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Greetings, As soon will be apparent, I am (as usual) in WAY over my head. I NEED to recover files from a SimpleShare 500GB NAS which suddenly, and unaccountably, stopped ...
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  1. #1
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    How to mount usb hdd formatted with reiserfs?


    Greetings, As soon will be apparent, I am (as usual) in WAY over my head. I NEED to recover files from a SimpleShare 500GB NAS which suddenly, and unaccountably, stopped showing me a huge number of files. Turns out that the (Hitachi) hdd in the NAS is formatted resierfs (new to me, but I believe it to be a linux format)

    BTW, what, if any, is the relationship between reiserfs and Ext formats?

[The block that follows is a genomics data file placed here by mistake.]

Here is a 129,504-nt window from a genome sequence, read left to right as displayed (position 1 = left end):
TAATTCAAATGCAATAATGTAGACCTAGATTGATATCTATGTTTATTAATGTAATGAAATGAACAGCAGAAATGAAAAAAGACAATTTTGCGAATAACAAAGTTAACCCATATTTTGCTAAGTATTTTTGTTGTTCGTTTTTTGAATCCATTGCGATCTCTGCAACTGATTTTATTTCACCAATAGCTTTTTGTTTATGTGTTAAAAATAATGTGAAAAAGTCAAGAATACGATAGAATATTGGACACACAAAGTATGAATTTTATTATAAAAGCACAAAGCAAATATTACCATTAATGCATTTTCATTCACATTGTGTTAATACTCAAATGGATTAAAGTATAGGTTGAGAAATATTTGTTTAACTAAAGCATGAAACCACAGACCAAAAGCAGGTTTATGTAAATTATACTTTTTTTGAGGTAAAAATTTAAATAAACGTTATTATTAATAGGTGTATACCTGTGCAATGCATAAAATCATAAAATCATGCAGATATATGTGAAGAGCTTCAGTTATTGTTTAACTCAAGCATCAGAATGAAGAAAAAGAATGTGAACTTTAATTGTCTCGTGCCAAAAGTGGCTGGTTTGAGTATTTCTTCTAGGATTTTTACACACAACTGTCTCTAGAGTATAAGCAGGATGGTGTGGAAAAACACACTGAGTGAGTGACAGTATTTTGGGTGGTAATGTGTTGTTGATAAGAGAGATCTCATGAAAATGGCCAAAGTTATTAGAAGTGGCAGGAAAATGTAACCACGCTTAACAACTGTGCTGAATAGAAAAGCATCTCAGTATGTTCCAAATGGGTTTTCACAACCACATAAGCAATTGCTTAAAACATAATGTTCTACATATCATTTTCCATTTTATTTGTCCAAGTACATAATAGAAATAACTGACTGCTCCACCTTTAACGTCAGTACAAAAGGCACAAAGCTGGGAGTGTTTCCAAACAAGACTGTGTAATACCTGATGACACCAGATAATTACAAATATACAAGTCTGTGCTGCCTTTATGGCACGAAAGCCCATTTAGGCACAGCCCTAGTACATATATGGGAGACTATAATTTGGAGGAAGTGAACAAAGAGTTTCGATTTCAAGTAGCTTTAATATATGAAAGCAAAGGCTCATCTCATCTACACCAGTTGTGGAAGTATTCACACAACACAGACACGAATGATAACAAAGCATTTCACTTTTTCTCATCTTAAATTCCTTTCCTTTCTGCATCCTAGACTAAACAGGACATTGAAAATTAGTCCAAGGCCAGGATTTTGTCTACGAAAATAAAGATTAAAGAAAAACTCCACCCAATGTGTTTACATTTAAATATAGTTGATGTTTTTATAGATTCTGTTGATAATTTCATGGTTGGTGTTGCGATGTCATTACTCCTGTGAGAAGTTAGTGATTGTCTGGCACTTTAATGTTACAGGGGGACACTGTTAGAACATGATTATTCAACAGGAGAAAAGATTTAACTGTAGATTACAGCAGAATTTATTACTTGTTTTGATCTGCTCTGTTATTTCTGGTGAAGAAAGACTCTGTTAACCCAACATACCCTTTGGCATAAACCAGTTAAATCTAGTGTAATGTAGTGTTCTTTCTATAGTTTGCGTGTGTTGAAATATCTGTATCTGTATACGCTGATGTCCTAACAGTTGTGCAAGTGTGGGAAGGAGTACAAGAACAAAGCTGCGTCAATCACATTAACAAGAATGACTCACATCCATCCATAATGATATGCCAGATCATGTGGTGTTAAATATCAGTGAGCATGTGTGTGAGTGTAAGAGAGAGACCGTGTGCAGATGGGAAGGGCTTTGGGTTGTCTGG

I have opened the case, removed the drive and connected it to an ide to usb connector, but it does not show on the desktop. In my Ubuntu 9.04 computer, when I click on Places/Computer, it shows a USB Drive with a little red circle with a white design of some sort within over the little hardware logo in front of the words, "USB Drive". When I click on the "USB Drive", a 2 line message pops up saying:

    "Unable to mount location"
    "Can't mount file"

    I can remember back several versions of Ubuntu ago, when Ubunutu almost never recognized USB hdd's, that you had to find the drive designator (e.g. sba or hdb or something like this) using some command like fdisk or fstab or the like, then make a directory entry, then mount it. My memory on this is very hazy and the Googling I have done so far has not led me to a reasonably simple explanation of the process.